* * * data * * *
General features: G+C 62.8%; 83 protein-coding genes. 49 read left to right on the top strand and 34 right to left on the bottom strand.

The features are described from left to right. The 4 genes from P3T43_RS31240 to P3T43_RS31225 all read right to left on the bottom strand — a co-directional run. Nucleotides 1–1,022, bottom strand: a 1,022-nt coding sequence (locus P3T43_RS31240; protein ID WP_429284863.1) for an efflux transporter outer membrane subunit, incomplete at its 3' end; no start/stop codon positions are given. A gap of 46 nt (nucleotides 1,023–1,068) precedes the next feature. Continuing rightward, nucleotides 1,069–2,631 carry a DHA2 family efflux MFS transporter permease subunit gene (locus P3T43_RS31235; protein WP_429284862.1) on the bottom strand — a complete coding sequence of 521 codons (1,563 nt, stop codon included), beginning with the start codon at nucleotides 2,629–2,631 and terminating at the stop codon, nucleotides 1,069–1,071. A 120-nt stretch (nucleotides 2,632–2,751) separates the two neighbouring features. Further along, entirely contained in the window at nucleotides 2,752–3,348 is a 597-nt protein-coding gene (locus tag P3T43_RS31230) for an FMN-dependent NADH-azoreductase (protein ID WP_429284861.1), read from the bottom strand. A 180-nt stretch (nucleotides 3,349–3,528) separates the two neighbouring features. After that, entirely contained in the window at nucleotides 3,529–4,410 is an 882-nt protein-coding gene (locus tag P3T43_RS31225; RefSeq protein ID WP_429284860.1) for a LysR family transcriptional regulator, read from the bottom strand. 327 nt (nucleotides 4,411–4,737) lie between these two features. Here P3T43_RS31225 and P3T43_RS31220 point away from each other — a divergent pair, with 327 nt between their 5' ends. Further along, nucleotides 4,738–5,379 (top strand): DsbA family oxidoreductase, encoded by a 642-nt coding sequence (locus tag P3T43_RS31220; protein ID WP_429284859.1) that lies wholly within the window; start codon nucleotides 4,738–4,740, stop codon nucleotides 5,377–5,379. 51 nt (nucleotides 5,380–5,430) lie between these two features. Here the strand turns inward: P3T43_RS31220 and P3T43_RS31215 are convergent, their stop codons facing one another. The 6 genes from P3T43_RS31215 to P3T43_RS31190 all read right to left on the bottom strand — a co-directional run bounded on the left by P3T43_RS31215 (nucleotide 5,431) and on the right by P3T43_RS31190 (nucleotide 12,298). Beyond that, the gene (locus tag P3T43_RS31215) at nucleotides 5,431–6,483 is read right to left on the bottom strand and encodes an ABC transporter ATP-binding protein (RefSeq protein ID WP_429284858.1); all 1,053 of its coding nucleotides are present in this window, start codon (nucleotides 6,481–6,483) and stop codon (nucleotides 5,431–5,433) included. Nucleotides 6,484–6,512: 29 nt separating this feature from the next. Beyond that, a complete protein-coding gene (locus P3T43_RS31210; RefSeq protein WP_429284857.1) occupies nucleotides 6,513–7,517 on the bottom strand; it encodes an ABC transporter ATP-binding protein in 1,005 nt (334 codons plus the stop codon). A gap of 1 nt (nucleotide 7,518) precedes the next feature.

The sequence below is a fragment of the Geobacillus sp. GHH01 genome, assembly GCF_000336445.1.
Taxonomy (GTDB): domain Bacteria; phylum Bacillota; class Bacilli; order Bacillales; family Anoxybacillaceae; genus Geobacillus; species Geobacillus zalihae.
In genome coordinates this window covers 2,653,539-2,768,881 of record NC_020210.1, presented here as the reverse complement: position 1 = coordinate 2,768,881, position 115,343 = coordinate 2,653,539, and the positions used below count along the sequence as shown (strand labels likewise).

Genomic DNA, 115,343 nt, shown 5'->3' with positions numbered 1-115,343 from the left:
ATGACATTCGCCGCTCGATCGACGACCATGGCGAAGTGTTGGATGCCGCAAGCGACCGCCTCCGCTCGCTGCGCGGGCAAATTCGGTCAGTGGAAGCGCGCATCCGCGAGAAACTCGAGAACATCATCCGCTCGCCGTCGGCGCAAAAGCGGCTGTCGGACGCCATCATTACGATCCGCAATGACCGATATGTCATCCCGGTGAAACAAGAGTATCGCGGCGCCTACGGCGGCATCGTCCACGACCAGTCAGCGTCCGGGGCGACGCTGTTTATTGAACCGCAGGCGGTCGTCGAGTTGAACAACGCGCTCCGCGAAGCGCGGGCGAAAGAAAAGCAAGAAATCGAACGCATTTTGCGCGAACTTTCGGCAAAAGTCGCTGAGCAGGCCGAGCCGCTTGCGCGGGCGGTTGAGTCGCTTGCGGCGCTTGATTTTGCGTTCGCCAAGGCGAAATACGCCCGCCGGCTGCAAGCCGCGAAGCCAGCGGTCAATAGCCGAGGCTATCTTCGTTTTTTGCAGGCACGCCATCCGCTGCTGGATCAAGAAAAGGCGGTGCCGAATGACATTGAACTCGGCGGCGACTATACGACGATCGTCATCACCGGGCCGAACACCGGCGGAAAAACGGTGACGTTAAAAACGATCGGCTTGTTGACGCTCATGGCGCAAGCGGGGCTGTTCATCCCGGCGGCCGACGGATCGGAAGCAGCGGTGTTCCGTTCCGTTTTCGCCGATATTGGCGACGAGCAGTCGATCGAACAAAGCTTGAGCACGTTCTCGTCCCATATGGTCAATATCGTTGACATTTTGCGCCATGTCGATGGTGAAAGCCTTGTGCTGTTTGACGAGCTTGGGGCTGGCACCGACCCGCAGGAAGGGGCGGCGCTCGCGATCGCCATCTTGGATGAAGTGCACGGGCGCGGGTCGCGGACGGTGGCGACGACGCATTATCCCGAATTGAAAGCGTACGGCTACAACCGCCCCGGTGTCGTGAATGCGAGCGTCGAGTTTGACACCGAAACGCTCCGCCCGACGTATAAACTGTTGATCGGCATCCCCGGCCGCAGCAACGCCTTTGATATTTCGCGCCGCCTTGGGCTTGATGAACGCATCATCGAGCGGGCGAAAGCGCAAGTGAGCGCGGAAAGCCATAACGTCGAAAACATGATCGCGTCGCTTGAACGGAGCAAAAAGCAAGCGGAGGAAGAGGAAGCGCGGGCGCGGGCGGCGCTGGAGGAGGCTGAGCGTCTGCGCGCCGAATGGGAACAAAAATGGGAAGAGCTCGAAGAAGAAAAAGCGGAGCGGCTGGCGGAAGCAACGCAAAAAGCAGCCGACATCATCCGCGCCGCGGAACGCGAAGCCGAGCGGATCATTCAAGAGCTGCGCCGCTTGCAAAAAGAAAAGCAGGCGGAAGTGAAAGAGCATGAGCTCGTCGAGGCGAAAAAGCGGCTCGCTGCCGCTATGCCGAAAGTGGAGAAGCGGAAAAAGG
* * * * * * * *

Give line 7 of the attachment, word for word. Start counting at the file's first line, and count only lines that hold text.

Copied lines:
ATGACATTCGCCGCTCGATCGACGACCATGGCGAAGTGTTGGATGCCGCAAGCGACCGCCTCCGCTCGCTGCGCGGGCAAATTCGGTCAGTGGAAGCGCGCATCCGCGAGAAACTCGAGAACATCATCCGCTCGCCGTCGGCGCAAAAGCGGCTGTCGGACGCCATCATTACGATCCGCAATGACCGATATGTCATCCCGGTGAAACAAGAGTATCGCGGCGCCTACGGCGGCATCGTCCACGACCAGTCAGCGTCCGGGGCGACGCTGTTTATTGAACCGCAGGCGGTCGTCGAGTTGAACAACGCGCTCCGCGAAGCGCGGGCGAAAGAAAAGCAAGAAATCGAACGCATTTTGCGCGAACTTTCGGCAAAAGTCGCTGAGCAGGCCGAGCCGCTTGCGCGGGCGGTTGAGTCGCTTGCGGCGCTTGATTTTGCGTTCGCCAAGGCGAAATACGCCCGCCGGCTGCAAGCCGCGAAGCCAGCGGTCAATAGCCGAGGCTATCTTCGTTTTTTGCAGGCACGCCATCCGCTGCTGGATCAAGAAAAGGCGGTGCCGAATGACATTGAACTCGGCGGCGACTATACGACGATCGTCATCACCGGGCCGAACACCGGCGGAAAAACGGTGACGTTAAAAACGATCGGCTTGTTGACGCTCATGGCGCAAGCGGGGCTGTTCATCCCGGCGGCCGACGGATCGGAAGCAGCGGTGTTCCGTTCCGTTTTCGCCGATATTGGCGACGAGCAGTCGATCGAACAAAGCTTGAGCACGTTCTCGTCCCATATGGTCAATATCGTTGACATTTTGCGCCATGTCGATGGTGAAAGCCTTGTGCTGTTTGACGAGCTTGGGGCTGGCACCGACCCGCAGGAAGGGGCGGCGCTCGCGATCGCCATCTTGGATGAAGTGCACGGGCGCGGGTCGCGGACGGTGGCGACGACGCATTATCCCGAATTGAAAGCGTACGGCTACAACCGCCCCGGTGTCGTGAATGCGAGCGTCGAGTTTGACACCGAAACGCTCCGCCCGACGTATAAACTGTTGATCGGCATCCCCGGCCGCAGCAACGCCTTTGATATTTCGCGCCGCCTTGGGCTTGATGAACGCATCATCGAGCGGGCGAAAGCGCAAGTGAGCGCGGAAAGCCATAACGTCGAAAACATGATCGCGTCGCTTGAACGGAGCAAAAAGCAAGCGGAGGAAGAGGAAGCGCGGGCGCGGGCGGCGCTGGAGGAGGCTGAGCGTCTGCGCGCCGAATGGGAACAAAAATGGGAAGAGCTCGAAGAAGAAAAAGCGGAGCGGCTGGCGGAAGCAACGCAAAAAGCAGCCGACATCATCCGCGCCGCGGAACGCGAAGCCGAGCGGATCATTCAAGAGCTGCGCCGCTTGCAAAAAGAAAAGCAGGCGGAAGTGAAAGAGCATGAGCTCGTCGAGGCGAAAAAGCGGCTCGCTGCCGCTATGCCGAAAGTGGAGAAGCGGAAAAAGG